The History of Saffron
In Artichoke to Za’atar, Lucy Malouf writes that the word for saffron in most languages is strikingly similar, all coming from the Arabic words sahafarn, meaning “thread”, and Za’faran, meaning “yellow”. Yellow thread, there you go. According to Herbs and Spices, saffron is native to the Mediterranean and western Asia. Saffron was first used as a dye and later as a flavoring for food. The Phoenecians were famously addicted to saffron.
If you want to really appreciate the harvesting of saffron (without leaving the U.S.) you must read Lidia Bastianich’s account of the saffron harvests in the region of Abruzzo, Italy. In Lidia Cooks From the Heart of Italy, she writes, “for me, saffron has a magical effect on the palate, creating the illusion of distant, mystic places.” Lidia gives an account of the saffron harvest she witnessed and with each detail her passion for this spice is more apparent. The crocus flowers in autumn, and the flowers are picked carefully by hand. To this day the harvesting is done by families in rural areas who care deeply about continuing tradition. The work is labor intense and there is no easy way about it, as the flowers bloom for a short period of time and then quickly wilt in the hot sun. After collecting the flowers the stigmas are carefully removed and dried. The Deluxe Food Lover’s Companion states that each flower has 3 stigmas and it takes 14,000 stigmas to make an ounce of saffron.
It’s best to purchase saffron threads rather than ground saffron powder, whose authenticity is more difficult to determine. Also, powdered saffron looses its flavor more quickly than the threads. Saffron threads stay fresh 3 years stored airtight in a cool, dark place. Because saffron is so valuable (and the most expensive spice in the world), it’s important to buy from a reputable source like your local spice shop or a good online dealer. Saffron on the shelves of big supermarkets may be old and stale due to less turnover. Spain is the main producer of saffron, but it’s also cultivated in Italy, India, Greece, and Iran. Herbs & Spices, the cook’s reference, details the differences between high quality saffron and the lesser grades.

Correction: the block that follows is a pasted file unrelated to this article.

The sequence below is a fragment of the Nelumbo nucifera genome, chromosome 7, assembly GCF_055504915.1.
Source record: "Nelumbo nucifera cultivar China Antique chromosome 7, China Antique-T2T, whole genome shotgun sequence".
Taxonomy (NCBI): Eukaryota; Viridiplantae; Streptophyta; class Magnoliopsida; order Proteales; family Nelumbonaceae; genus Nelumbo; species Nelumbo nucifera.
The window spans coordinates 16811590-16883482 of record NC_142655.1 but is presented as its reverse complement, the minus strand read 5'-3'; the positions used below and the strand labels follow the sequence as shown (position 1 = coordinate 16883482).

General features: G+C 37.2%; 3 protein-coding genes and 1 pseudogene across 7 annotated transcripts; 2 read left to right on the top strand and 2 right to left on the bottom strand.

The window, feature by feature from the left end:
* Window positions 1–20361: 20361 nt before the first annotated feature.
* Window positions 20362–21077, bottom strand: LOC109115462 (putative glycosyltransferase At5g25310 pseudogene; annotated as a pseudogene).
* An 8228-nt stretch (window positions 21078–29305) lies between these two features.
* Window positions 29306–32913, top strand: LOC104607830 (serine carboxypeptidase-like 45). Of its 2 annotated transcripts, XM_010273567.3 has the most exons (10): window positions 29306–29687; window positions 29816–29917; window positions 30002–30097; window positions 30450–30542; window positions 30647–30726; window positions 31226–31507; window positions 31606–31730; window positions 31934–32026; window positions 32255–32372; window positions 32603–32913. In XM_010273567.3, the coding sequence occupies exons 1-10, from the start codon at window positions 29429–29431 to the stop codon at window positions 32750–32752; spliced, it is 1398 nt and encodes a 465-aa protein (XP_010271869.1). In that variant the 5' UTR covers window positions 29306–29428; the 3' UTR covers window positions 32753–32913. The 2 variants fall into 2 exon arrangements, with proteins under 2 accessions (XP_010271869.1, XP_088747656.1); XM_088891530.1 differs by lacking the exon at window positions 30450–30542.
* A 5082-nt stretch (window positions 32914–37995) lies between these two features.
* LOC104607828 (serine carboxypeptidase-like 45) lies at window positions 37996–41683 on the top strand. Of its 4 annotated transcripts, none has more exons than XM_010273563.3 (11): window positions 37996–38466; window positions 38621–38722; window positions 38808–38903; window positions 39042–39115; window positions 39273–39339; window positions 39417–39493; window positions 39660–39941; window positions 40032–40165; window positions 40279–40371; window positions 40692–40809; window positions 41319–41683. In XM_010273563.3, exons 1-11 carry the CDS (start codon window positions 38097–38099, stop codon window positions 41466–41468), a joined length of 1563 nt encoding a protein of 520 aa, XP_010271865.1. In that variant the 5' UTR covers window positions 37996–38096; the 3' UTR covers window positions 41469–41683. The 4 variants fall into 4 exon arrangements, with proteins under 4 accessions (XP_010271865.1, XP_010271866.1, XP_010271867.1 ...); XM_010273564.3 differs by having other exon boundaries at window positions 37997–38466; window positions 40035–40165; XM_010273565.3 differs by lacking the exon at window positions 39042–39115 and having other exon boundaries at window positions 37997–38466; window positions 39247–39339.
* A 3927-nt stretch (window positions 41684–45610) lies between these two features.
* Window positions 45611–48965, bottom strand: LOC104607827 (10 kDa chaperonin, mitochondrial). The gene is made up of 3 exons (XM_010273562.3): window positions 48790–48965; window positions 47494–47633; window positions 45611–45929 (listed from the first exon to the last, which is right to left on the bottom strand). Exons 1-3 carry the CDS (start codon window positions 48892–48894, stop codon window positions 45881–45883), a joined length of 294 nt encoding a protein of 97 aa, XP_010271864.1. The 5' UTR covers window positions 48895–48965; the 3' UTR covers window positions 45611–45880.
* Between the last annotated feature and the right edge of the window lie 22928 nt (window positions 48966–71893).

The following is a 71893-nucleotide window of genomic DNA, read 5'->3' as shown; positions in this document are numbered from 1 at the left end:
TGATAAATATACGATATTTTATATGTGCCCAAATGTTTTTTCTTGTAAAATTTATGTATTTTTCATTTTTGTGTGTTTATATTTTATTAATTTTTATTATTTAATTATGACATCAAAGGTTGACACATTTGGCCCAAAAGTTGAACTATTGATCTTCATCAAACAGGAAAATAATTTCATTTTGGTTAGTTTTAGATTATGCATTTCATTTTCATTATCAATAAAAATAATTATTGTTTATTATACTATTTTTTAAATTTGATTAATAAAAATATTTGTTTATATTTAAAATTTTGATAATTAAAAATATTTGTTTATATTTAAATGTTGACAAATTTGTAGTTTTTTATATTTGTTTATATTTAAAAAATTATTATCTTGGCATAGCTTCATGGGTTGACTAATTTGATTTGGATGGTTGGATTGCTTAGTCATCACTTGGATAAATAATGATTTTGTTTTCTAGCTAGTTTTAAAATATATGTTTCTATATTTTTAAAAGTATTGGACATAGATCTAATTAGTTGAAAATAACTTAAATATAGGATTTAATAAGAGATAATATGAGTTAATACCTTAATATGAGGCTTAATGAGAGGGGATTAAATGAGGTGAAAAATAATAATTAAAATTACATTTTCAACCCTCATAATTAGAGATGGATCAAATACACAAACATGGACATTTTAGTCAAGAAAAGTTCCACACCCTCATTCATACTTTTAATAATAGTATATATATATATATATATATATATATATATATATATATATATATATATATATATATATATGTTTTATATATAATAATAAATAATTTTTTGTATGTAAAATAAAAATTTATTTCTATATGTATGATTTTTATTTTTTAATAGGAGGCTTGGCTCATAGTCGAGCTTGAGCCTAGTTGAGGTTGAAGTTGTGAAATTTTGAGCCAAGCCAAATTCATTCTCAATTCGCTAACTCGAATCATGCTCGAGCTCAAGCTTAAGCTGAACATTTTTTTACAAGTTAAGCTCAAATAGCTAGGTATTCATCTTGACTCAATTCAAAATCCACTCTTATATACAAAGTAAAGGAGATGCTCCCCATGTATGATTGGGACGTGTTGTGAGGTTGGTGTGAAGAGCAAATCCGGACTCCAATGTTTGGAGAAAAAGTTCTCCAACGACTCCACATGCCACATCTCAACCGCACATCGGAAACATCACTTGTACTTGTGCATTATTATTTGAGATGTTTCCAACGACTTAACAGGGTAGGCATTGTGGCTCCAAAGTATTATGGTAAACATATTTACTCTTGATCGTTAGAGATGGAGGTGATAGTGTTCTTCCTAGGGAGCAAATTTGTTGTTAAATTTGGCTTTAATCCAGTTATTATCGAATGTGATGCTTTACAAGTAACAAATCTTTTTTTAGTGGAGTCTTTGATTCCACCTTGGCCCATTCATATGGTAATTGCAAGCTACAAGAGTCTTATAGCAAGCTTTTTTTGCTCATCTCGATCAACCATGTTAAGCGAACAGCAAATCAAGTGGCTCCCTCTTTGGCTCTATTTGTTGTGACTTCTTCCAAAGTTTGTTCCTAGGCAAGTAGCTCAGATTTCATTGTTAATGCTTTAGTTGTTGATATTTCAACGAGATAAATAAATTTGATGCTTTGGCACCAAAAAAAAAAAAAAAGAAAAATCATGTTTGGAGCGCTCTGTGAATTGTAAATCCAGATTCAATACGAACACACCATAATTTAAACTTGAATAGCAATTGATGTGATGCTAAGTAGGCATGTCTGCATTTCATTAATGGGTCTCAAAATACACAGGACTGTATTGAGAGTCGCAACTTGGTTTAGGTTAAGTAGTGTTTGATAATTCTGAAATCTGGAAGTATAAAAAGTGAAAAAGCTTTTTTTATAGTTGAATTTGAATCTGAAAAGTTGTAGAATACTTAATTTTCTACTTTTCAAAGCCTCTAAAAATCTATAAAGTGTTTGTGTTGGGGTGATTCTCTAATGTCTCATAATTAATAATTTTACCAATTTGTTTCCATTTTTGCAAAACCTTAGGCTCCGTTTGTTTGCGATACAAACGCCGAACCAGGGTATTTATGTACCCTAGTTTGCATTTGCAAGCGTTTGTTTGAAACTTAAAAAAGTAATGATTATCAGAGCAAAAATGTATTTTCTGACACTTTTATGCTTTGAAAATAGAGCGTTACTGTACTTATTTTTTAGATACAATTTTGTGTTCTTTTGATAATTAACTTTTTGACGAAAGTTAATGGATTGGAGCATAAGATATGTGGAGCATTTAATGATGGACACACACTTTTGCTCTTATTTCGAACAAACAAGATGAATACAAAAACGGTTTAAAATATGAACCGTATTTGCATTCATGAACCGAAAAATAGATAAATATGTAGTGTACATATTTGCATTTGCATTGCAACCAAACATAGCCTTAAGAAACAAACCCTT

Best quality saffron has a deep red color:
Saffron purchased from Italy should be of the DOP zone Zafferano d’Aquila, a protected farmer area with standards determined by Italian law.
Coupe– Spanish and Kashmiri (India) saffron
Sargol– Iranian saffron
Thick yellow threads from the style of the saffron crocus are found in the next lower grade of saffron:
Mancha– Spanish and Kashmiri saffron
Poshal or kayam– Iranian saffron (also known as Persian)
Lower quality saffron exhibit a brownish color and stubby, somewhat shabby looking threads
Cooking with Saffron
Balance is crucial when cooking with saffron. What makes saffron spectacular can also lead to disaster. Use too much saffron in a dish and instead of earthy warmth you’ll end up with bitter medicine. How to avoid this mistake? Find a saffron you like and stick with it. Different regions produce saffron of different strengths and flavor. Practice cooking with saffron- adding a small pinch and adjusting by adding more later if needed. You’ve got to get to know each other. Many recipes aren’t very specific in how much saffron they require for this very reason.
Saffron can be used in cooking two ways. Some recipes call for saffron threads to be infused in a liquid such as milk or stock before combining with other ingredients. Using saffron in an infusion adds a lot of the characteristic yellow color to a dish with a more mellow flavor. Sometimes the recipe calls for dry threads to be ground and added directly. It’s important to toast the threads very gently before grinding and adding them directly to a dish, as saffron’s flavor is activated by heat. In Artichoke to Za’atar, Lucy Malouf shares a general rule for cooking with saffron: adding it at the beginning of cooking yields maximum color, adding at the end of cooking results in maximum flavor. She suggests adding some saffron early in cooking, while holding back a bit to toss in right before serving the dish.
- Spices-red pepper flakes, cayenne, cumin, pimentón, cinnamon, nutmeg,
- Herbs- thyme, lavender, parsley
- Rice- Basmati, Risotto style: Arborio, Carnaroli, Bomba (Spanish paella)
- Pasta- especially pasta with grooves that can hold sauce
- Vegetables- carrots, potatoes, squash, tomatoes, bell peppers, fennel, spinach, cauliflower
- Seafood- mussels, clams, scallops, shrimp, lobster, fish, squid
- Poultry- Chicken, chicken stock, pheasant
- Garlic, onion
- Olive oil
- Rose water
- Fresh ginger
- Citrus- lemon,
- Eggs- scramble, souffle
- Soft cheese and yogurt
What flavors do you like with saffron? Click here to comment.